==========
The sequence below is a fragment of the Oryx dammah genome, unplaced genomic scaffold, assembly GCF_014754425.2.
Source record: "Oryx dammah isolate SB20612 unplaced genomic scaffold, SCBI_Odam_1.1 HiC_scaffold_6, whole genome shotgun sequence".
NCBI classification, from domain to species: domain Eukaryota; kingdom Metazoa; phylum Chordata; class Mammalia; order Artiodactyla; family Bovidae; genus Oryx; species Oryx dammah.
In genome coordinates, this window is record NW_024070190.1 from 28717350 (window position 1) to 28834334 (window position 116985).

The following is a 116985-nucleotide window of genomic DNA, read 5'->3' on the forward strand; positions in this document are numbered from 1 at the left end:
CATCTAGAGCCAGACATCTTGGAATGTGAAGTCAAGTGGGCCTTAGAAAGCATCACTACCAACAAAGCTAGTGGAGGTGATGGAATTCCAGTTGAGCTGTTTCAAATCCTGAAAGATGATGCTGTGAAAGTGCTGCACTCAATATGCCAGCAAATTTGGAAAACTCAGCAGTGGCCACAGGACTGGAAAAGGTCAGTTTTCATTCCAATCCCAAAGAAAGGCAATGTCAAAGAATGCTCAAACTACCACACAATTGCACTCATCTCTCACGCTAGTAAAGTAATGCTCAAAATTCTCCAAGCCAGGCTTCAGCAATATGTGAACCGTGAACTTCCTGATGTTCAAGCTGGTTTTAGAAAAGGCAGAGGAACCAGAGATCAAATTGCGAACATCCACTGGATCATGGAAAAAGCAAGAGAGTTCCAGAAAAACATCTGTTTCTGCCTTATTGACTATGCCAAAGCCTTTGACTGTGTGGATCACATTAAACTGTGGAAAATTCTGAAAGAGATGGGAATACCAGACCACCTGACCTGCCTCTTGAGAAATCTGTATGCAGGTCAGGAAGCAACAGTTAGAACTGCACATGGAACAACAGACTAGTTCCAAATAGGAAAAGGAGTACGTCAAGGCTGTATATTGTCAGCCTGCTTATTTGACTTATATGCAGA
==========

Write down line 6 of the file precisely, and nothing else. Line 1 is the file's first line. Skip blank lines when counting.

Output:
CATCTAGAGCCAGACATCTTGGAATGTGAAGTCAAGTGGGCCTTAGAAAGCATCACTACCAACAAAGCTAGTGGAGGTGATGGAATTCCAGTTGAGCTGTTTCAAATCCTGAAAGATGATGCTGTGAAAGTGCTGCACTCAATATGCCAGCAAATTTGGAAAACTCAGCAGTGGCCACAGGACTGGAAAAGGTCAGTTTTCATTCCAATCCCAAAGAAAGGCAATGTCAAAGAATGCTCAAACTACCACACAATTGCACTCATCTCTCACGCTAGTAAAGTAATGCTCAAAATTCTCCAAGCCAGGCTTCAGCAATATGTGAACCGTGAACTTCCTGATGTTCAAGCTGGTTTTAGAAAAGGCAGAGGAACCAGAGATCAAATTGCGAACATCCACTGGATCATGGAAAAAGCAAGAGAGTTCCAGAAAAACATCTGTTTCTGCCTTATTGACTATGCCAAAGCCTTTGACTGTGTGGATCACATTAAACTGTGGAAAATTCTGAAAGAGATGGGAATACCAGACCACCTGACCTGCCTCTTGAGAAATCTGTATGCAGGTCAGGAAGCAACAGTTAGAACTGCACATGGAACAACAGACTAGTTCCAAATAGGAAAAGGAGTACGTCAAGGCTGTATATTGTCAGCCTGCTTATTTGACTTATATGCAGA